Road Not Taken Interview: A Game About Life’s Surprises

David Edery talks about the upcoming rogue like puzzle game, Road Not Taken.

Posted By | On 31st, Jul. 2014 Under Article, Interviews | Follow This Author @GamingBoltTweet


GamingBolt recently got in touch with David Edery who is currently working on the upcoming rogue like puzzle game, Road Not Taken. The game is due for the PlayStation 4 next week and will launch on the PS Vita sometime later this year. The developer states that the game is about life’s surprises, both positive and negative, and takes place across a mysterious forest.

We asked David a number of questions ranging from the game’s main theme to the gameplay mechanics. Check out his response below.

Rashid Sayed: Road Not Taken is a pretty unique take on puzzle solving. What was the inspiration behind developing such a kind of game?

David Edery: Our puzzle game, Triple Town, is very popular, but one thing that has always bugged us about it is that the core design is not easy to expand upon. We kept trying to find ways to make it a bigger game, or to increase the variety of the existing game, and kept hitting walls. The core design is very tight and just doesn’t want to be expanded. So Road Not Taken was, in part, an attempt to come up with an infinitely extensible puzzle mechanic: one you can literally build whole worlds around if you want to.

road not taken

"There are dozens of creatures and objects that can spawn in the world once you get past the first few easy missions, so in combination, you’re pretty much guaranteed to never see two procedurally-generated missions that look alike"

Rashid Sayed: What were the design inspirations behind the main character? He does look pretty similar to Orko from the He-Man cartoons.

David Edery: Brent, our lead artist, was inspired by Journey and Zelda, among other games. He wrote an entire blog post on this subject that you can find here.

Rashid Sayed: So, tell us a bit about the puzzles in the game. How will each experience be unique each time?

David Edery: There are dozens of creatures and objects that can spawn in the world once you get past the first few easy missions, so in combination, you’re pretty much guaranteed to never see two procedurally-generated missions that look alike. I’ve personally played the game for over 100 hours at this point and I’m still discovering unusual new interactions between objects and creatures that I’ve never seen before. 🙂

Rashid Sayed: You are using a Behaviour system. Can you please talk about the same?

David Edery: I’m not sure what you’re referring to, let me take a guess. Objects and creatures in the game often have unique behaviors. For example, a crow, when thrown at another object, will pick up and fly away with that object. A wisp will seek out and steal children. We rarely explain this stuff in the game; you just have to experiment and discover things for yourself. There’s also a crafting component to the game; there are dozens of recipes you can create by combining the various objects you find in the forest. Some of these objects have powerful behaviors, like magical potions and tools. For example, you can create a fear potion that causes things to run away from you and a duplicate potion that can duplicate anything in the game (including monsters.)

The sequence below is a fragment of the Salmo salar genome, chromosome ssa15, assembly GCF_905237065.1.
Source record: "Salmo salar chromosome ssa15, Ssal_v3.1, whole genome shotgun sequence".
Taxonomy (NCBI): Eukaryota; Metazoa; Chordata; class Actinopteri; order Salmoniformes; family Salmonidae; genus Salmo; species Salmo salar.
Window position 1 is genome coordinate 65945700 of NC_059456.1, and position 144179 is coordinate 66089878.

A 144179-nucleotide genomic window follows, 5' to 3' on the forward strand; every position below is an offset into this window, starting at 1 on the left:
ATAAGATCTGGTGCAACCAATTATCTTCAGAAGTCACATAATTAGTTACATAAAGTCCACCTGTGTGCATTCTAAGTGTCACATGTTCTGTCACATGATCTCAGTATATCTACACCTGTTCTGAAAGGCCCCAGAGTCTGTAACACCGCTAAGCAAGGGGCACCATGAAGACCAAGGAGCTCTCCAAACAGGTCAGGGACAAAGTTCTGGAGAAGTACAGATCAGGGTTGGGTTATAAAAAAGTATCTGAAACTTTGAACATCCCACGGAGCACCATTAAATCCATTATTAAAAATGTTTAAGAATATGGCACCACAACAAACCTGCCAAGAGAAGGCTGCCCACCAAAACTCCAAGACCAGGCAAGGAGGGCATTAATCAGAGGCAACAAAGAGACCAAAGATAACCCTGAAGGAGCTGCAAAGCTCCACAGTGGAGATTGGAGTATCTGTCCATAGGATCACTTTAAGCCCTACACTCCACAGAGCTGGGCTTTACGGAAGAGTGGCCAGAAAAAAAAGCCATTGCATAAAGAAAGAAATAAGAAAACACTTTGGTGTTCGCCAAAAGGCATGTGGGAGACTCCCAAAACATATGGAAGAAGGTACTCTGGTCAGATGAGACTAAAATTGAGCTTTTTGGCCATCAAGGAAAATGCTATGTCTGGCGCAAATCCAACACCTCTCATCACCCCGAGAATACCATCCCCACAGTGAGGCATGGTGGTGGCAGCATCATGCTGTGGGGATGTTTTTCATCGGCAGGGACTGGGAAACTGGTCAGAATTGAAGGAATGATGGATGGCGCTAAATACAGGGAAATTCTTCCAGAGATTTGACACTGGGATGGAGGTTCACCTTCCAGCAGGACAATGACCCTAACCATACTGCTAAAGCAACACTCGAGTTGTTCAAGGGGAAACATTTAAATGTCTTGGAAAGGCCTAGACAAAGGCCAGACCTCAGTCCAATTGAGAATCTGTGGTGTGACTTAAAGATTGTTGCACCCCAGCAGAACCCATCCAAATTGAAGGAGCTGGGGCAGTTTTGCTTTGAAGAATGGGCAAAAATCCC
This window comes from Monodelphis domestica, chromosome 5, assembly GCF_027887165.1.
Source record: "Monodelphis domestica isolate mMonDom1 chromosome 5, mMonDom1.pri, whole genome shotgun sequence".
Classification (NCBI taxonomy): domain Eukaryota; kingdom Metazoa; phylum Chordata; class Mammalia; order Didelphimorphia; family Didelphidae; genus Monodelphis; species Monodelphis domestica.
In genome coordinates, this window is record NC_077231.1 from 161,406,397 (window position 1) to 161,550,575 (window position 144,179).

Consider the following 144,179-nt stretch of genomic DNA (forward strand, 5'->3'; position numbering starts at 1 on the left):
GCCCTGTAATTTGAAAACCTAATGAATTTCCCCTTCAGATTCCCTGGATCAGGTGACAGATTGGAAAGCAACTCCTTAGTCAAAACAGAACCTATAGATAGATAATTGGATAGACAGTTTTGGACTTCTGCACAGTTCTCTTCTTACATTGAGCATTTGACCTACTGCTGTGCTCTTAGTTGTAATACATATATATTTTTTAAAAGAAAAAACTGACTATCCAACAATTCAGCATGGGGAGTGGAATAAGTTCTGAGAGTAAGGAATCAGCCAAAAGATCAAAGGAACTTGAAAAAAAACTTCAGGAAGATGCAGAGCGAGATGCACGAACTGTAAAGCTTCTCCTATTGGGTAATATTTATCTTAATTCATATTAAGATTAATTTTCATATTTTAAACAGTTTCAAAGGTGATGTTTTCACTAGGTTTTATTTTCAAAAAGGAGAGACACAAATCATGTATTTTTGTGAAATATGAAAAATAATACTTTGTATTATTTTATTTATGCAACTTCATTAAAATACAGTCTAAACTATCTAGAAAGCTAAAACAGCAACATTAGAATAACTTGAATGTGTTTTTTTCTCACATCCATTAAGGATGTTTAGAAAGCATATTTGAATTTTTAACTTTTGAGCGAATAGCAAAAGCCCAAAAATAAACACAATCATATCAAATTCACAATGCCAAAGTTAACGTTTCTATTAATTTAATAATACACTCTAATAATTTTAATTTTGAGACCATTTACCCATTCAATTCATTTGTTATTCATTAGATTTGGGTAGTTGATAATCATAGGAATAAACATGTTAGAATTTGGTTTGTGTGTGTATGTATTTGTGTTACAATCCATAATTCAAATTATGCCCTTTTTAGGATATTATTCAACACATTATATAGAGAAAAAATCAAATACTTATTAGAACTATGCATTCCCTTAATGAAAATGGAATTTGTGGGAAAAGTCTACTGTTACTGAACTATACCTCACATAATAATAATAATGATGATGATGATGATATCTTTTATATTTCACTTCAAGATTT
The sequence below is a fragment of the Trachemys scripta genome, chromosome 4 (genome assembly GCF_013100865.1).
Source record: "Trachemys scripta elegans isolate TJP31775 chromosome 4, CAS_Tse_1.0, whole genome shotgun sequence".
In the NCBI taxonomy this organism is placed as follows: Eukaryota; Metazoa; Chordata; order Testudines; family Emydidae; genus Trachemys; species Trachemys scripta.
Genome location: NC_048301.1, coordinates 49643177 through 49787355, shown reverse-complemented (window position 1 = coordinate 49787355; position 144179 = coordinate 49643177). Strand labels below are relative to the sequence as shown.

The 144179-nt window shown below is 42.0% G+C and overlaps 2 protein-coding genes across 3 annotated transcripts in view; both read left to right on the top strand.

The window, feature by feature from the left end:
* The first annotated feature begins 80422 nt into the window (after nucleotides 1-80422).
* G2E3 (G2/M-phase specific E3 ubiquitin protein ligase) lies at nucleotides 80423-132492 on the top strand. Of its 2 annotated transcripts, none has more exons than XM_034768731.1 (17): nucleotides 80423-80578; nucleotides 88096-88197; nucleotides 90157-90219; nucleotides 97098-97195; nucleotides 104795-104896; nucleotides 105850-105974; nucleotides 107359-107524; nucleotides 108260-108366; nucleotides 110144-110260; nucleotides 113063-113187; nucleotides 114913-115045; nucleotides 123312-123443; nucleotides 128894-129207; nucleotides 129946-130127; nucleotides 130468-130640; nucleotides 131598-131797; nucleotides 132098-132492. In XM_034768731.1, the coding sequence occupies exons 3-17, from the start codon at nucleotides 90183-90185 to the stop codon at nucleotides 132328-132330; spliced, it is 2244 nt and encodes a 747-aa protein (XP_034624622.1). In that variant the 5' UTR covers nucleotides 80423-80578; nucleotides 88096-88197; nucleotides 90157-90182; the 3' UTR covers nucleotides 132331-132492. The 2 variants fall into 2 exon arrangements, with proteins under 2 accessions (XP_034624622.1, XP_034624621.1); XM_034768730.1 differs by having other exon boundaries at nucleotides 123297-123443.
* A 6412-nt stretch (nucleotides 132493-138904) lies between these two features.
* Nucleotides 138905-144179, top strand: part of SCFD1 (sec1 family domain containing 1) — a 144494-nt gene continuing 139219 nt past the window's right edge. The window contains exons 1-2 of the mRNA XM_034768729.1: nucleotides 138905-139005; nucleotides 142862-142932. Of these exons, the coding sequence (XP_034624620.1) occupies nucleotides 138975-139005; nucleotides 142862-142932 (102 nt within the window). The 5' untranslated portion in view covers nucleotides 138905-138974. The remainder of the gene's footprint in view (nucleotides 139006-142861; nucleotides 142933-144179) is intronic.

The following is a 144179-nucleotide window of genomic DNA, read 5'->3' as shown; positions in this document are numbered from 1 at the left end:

Rashid Sayed: Can you tell us how long the game will last and whether it will have any multiplayer component?

David Edery: We’re guessing that the average person will need about 25 hours to reach the final mission of the game. But this is a roguelike, so even if you reach the end of the final mission, it doesn’t mean the game is over. At that point you can start over and try to improve your previous performance.

Rashid Sayed: Are there any plans to make it cross buy between the PS4 and PS Vita?

David Edery: We’re still working on the Vita version of the game; it won’t be released until this fall at the earliest. We haven’t made any business decisions about it yet.

Rashid Sayed: Road Not Taken is one of the many indie games that are not coming on the Xbox One. Why is that indies are still a bit speculative about bringing their games on the Xbox One?

David Edery: Microsoft’s ID@Xbox program didn’t exist when we started working on Road Not Taken. Now that the program exists and seems to be pretty cool, we’re certainly considering bringing games to the Xbox One.

road not taken

"We’re guessing that the average person will need about 25 hours to reach the final mission of the game. But this is a roguelike, so even if you reach the end of the final mission, it doesn’t mean the game is over."

Rashid Sayed: Road Not Taken does not seem to be a resource heavy game, so is it safe to assume that it will run at 1080p and 60fps?

David Edery: 1080p, 30fps. For a game of this sort, there is no perceivable difference between 30 and 60 fps.

Rashid Sayed: From your perspective, what is important, 30 fps or 60fps?

David Edery: Is the game fun? Does it look great? These are the questions that matter. Who cares what arbitrary number is attached to what random specification?

Rashid Sayed: What are your thoughts on the PlayStation 4 hardware? Did you faced any issue while coding the game using the system’s API?

David Edery: No issues. PS4 was fun to work on.

Rashid Sayed: Given the lack of AAA games, there are claims that the PS4 is more of an indie console now. What are your thoughts on this?

David Edery: Anyone who paid attention to Sony’s E3 press conference knows that there’s no shortage of AAA content coming to the PS4. The sign of a healthy games platform is both lots of indie content and lots of AAA content. Seems like the PS4 is there.

Rashid Sayed: Is there anything else you want to tell our readers before we take off?

David Edery: We’ve written a lot of detailed blog posts about Road Not Taken and it’s development. If you’re curious, check them out here!


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